For each institution, there is information about its operational dates, jurisdiction, location, population statistics, the primary and secondary sources which mention it, and a list of all the relevant and surviving archival documents which we have been able to find in repositories based in England. On accessing Prison History, users can either search for specific prisons or various types of prisons, or browse the lists of archival materials that the researchers have recovered.
It is hoped that Prison History will be a useful resource for local historians, and that you will want to get involved with this project, to help make the database an even better tool for local history, and, through emphasising the importance of prisons within nineteenth-century communities, to demonstrate the importance of local history research. Please see the attached leaflet for more details: Prison History
Visit to More Castle on Saturday 14th July 2018
More Castle is one of many motte and bailey castles built in this area by the Normans following the Conquest in 1066. The Normans quickly formed a network of timber castles across this landscape, to assert their authority on the locals and to keep a watchful eye for Welsh raids from the west. On our short walk from Lydham to More and back we visited the earthwork remains of the castle. We looked at St Peter’s Church, with it’s Roman mosaics and More family chapel, and made a quick tour around the village.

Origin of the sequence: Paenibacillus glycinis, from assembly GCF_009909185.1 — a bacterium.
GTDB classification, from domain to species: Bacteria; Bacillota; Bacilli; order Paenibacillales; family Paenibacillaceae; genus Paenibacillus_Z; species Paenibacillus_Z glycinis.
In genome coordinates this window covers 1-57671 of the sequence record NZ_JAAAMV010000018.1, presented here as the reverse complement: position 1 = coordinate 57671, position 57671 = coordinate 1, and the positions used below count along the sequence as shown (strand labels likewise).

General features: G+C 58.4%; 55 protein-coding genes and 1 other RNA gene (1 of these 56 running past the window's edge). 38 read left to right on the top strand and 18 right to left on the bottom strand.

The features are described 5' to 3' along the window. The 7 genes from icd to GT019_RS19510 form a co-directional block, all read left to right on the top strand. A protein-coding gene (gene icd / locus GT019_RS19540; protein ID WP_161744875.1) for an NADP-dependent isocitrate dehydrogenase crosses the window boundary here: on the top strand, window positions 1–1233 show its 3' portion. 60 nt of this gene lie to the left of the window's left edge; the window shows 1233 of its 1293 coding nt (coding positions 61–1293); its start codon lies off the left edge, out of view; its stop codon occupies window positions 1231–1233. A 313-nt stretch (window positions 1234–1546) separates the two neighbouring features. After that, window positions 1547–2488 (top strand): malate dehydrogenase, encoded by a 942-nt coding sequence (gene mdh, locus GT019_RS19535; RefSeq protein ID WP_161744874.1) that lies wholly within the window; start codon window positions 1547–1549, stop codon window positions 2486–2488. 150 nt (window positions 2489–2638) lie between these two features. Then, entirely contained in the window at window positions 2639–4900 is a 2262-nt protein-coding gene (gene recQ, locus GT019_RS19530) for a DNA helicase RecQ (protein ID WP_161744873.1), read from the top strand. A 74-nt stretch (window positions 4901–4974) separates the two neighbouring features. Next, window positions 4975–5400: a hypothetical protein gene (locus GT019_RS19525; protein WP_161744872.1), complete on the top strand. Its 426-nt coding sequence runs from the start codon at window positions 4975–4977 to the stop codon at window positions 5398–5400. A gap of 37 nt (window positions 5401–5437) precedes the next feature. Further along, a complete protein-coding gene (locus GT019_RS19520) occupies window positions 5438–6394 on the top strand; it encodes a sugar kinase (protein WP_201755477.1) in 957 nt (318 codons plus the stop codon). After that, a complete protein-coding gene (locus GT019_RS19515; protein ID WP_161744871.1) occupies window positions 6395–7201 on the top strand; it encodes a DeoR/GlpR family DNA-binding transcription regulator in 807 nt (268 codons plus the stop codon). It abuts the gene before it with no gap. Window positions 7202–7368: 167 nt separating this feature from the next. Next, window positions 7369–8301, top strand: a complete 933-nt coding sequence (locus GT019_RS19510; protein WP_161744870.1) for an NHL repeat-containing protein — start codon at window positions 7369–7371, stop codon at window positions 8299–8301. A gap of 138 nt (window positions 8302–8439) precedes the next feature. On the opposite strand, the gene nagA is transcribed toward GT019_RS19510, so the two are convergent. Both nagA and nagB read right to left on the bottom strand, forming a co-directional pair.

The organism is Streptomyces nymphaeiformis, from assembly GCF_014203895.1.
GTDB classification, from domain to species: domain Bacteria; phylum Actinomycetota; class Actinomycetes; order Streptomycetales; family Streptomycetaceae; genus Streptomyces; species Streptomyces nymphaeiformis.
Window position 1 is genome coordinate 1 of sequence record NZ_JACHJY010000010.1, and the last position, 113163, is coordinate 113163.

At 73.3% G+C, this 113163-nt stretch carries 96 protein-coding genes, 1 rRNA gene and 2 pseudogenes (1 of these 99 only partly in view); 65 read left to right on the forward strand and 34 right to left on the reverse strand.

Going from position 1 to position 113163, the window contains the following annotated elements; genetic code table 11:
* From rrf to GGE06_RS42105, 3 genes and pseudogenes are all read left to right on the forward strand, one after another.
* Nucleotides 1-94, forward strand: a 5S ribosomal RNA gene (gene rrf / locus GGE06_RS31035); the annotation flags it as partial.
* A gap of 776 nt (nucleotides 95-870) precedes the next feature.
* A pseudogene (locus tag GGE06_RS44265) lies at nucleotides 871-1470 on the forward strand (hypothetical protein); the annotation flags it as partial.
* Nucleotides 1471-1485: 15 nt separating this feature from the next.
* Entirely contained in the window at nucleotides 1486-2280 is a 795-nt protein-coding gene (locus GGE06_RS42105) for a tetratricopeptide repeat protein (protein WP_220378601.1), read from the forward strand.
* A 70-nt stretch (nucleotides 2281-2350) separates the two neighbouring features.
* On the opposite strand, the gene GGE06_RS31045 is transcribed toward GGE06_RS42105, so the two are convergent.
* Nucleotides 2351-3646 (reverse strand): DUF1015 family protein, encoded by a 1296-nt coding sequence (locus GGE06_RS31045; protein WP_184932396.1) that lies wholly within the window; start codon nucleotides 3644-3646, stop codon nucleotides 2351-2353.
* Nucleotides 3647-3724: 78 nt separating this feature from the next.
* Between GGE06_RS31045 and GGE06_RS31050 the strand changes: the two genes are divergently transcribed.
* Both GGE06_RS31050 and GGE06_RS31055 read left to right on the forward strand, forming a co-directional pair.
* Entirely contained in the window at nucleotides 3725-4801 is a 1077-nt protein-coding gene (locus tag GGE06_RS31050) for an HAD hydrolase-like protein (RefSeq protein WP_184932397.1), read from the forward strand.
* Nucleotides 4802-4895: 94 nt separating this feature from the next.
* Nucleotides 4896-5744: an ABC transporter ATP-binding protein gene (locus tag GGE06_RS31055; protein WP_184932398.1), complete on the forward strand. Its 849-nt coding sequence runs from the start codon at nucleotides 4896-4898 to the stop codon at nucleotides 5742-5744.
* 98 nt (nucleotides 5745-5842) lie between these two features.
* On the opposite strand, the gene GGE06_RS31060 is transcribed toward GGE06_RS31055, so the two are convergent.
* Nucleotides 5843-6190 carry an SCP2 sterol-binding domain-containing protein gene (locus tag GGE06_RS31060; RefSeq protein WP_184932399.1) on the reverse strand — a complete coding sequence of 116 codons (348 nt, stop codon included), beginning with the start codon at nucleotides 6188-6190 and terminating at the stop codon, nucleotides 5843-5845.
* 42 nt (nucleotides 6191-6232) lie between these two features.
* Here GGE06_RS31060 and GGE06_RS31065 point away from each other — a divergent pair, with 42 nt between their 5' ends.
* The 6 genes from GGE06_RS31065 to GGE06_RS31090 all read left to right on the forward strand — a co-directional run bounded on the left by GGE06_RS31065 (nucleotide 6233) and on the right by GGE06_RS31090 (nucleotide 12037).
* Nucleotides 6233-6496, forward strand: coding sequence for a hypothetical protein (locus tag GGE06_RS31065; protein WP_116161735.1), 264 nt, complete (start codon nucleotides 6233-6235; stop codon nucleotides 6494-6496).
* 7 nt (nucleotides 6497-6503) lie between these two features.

Over the past couple of years, a series of non-intrusive surveys have been undertaken at Caus Castle, Westbury, and at Castle Pulverbatch in Shropshire, funded generously by the Castle Studies Trust. The surveys at both sites have employed a nested methodology – large scale topographic survey (using an Unmanned Aerial Vehicle [UAV], or drone), focused conventional analytical earthwork survey and detailed geophysical survey. The underlying principle has been that, by comparing and contrasting the results of different survey techniques, maximum information can be gained about these sites.
Work at Caus Castle (sited on private land) was largely concentrated on the relationship between the motte and bailey castle and the associated 12th and 13th century borough. Earthwork evidence of the borough itself was quite slight, although some possible house platforms were seen. Earthwork survey allowed the analysis of the hitherto under-examined inner bailey of the castle – mapping the inner courtyard in detail, as well as pointing to some possible early 17th century garden earthworks.
UAV image of Castle Pulverbatch, in context of the village which has been suggested as a planned settlement. © Aerial-Cam, 2017.
Castle Pulverbatch is recognised as one of the finest examples of a motte and bailey castle in the county. In 2017 a programme of geophysical survey and UAV survey at Castle Pulverbatch took advantage of recent scrub clearance by the Friends of Castle Pulverbatch. Detailed resistivity and magnetometry survey was undertaken of all available areas in both the inner bailey on the northeast side of the motte, and the large outer bailey that lies to the northwest. Analysis of the results suggest in situ building material, particularly within the inner bailey, coinciding with earthwork features seen on the drone survey.
Giles Carey, Historic Environment Records Officer, Shropshire Council.
For a fuller account of these surveys please follow this link: Recent survey work at Caus Castle and Castle Pulverbatch
To see 3D models of the surveys, please follow these links:
Caus overall model:
Caus, detailed model of W end of outer enclosure:
Castle Pulverbatch (textured):